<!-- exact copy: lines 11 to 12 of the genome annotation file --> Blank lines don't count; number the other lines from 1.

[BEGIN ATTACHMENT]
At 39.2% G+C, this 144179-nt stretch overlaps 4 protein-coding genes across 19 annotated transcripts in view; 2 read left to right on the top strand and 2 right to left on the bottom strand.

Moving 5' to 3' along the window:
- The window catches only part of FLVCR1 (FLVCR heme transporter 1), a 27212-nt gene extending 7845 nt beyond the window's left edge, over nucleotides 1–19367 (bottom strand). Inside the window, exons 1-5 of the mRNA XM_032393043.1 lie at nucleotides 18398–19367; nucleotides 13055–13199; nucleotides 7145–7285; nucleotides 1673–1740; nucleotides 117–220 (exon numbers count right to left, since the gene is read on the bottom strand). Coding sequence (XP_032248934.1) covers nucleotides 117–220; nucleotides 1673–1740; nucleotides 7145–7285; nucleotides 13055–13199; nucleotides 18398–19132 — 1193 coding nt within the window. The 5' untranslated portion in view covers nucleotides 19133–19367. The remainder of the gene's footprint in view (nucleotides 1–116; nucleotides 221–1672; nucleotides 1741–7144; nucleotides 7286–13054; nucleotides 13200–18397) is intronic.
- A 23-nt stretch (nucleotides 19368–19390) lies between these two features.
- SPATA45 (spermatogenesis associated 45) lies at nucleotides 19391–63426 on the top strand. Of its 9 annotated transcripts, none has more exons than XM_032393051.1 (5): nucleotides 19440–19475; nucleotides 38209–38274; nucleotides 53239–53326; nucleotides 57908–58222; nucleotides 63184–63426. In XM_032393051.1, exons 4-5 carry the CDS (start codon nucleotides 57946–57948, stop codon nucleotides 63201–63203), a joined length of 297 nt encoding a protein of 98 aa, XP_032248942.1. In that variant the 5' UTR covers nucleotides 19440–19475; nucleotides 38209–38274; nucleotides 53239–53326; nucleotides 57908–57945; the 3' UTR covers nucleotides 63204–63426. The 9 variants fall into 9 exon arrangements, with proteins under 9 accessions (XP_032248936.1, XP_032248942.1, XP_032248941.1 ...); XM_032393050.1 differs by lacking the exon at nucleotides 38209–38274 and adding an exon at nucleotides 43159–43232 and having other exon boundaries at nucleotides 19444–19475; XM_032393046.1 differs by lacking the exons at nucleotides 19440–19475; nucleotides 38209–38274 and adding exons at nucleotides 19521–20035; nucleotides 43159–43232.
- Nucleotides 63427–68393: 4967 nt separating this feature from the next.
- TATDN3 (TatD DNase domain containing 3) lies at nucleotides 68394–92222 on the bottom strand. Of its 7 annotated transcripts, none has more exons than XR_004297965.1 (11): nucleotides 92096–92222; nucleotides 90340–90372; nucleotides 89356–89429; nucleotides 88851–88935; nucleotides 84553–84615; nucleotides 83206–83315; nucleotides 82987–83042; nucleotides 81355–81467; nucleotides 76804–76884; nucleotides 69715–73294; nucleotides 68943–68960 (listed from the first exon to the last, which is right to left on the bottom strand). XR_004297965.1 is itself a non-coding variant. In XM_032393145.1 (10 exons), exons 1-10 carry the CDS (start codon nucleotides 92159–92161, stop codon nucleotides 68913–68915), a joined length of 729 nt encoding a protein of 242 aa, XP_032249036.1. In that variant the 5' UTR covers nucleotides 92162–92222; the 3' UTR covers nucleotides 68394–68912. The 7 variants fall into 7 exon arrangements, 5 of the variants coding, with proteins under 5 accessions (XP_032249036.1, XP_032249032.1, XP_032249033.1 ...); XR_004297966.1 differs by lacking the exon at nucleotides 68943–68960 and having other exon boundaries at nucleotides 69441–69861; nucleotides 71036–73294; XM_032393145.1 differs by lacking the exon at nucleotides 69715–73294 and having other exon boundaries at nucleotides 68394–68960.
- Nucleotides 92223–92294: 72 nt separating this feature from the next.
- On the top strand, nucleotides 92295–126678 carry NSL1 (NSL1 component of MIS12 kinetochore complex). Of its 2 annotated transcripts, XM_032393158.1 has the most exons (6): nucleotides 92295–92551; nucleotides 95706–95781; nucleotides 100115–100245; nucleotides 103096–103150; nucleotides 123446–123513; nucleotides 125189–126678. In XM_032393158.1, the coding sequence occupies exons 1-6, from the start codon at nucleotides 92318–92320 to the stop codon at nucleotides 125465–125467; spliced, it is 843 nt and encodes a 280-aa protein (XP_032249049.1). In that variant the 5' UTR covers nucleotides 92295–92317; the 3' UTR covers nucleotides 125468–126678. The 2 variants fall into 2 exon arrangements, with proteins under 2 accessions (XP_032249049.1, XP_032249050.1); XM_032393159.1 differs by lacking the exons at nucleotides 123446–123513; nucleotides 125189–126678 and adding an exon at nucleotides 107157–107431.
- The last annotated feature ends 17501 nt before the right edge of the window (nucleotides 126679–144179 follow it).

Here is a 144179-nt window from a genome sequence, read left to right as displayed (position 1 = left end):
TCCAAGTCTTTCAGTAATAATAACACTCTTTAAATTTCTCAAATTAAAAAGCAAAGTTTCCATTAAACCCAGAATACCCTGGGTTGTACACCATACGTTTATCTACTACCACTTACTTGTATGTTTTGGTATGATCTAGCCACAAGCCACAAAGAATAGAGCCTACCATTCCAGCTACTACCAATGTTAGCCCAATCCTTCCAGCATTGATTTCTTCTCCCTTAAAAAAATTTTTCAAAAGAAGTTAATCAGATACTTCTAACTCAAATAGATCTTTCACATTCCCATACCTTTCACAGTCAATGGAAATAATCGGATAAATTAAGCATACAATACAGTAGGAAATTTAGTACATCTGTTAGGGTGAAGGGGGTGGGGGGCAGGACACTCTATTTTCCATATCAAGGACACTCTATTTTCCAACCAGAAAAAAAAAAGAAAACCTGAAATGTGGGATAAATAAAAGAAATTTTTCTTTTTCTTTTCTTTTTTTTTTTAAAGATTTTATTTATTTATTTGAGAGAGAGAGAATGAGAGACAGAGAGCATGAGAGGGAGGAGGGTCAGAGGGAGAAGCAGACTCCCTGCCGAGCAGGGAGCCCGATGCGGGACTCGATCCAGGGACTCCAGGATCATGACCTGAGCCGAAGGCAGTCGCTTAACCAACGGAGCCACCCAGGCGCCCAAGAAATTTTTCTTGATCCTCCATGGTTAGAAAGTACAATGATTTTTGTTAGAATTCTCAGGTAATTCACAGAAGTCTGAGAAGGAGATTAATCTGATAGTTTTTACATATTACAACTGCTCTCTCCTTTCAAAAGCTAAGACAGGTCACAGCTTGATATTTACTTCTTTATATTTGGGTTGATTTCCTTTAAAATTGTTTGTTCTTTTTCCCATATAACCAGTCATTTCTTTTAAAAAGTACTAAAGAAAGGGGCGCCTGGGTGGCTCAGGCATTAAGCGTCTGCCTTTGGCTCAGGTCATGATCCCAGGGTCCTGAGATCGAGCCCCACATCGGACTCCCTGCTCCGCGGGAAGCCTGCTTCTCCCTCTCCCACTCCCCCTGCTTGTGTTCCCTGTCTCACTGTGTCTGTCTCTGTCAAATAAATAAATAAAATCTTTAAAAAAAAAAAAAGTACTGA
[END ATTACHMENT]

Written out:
Here is a 144179-nt window from a genome sequence, read left to right as displayed (position 1 = left end):
TCCAAGTCTTTCAGTAATAATAACACTCTTTAAATTTCTCAAATTAAAAAGCAAAGTTTCCATTAAACCCAGAATACCCTGGGTTGTACACCATACGTTTATCTACTACCACTTACTTGTATGTTTTGGTATGATCTAGCCACAAGCCACAAAGAATAGAGCCTACCATTCCAGCTACTACCAATGTTAGCCCAATCCTTCCAGCATTGATTTCTTCTCCCTTAAAAAAATTTTTCAAAAGAAGTTAATCAGATACTTCTAACTCAAATAGATCTTTCACATTCCCATACCTTTCACAGTCAATGGAAATAATCGGATAAATTAAGCATACAATACAGTAGGAAATTTAGTACATCTGTTAGGGTGAAGGGGGTGGGGGGCAGGACACTCTATTTTCCATATCAAGGACACTCTATTTTCCAACCAGAAAAAAAAAAGAAAACCTGAAATGTGGGATAAATAAAAGAAATTTTTCTTTTTCTTTTCTTTTTTTTTTTAAAGATTTTATTTATTTATTTGAGAGAGAGAGAATGAGAGACAGAGAGCATGAGAGGGAGGAGGGTCAGAGGGAGAAGCAGACTCCCTGCCGAGCAGGGAGCCCGATGCGGGACTCGATCCAGGGACTCCAGGATCATGACCTGAGCCGAAGGCAGTCGCTTAACCAACGGAGCCACCCAGGCGCCCAAGAAATTTTTCTTGATCCTCCATGGTTAGAAAGTACAATGATTTTTGTTAGAATTCTCAGGTAATTCACAGAAGTCTGAGAAGGAGATTAATCTGATAGTTTTTACATATTACAACTGCTCTCTCCTTTCAAAAGCTAAGACAGGTCACAGCTTGATATTTACTTCTTTATATTTGGGTTGATTTCCTTTAAAATTGTTTGTTCTTTTTCCCATATAACCAGTCATTTCTTTTAAAAAGTACTAAAGAAAGGGGCGCCTGGGTGGCTCAGGCATTAAGCGTCTGCCTTTGGCTCAGGTCATGATCCCAGGGTCCTGAGATCGAGCCCCACATCGGACTCCCTGCTCCGCGGGAAGCCTGCTTCTCCCTCTCCCACTCCCCCTGCTTGTGTTCCCTGTCTCACTGTGTCTGTCTCTGTCAAATAAATAAATAAAATCTTTAAAAAAAAAAAAAGTACTGA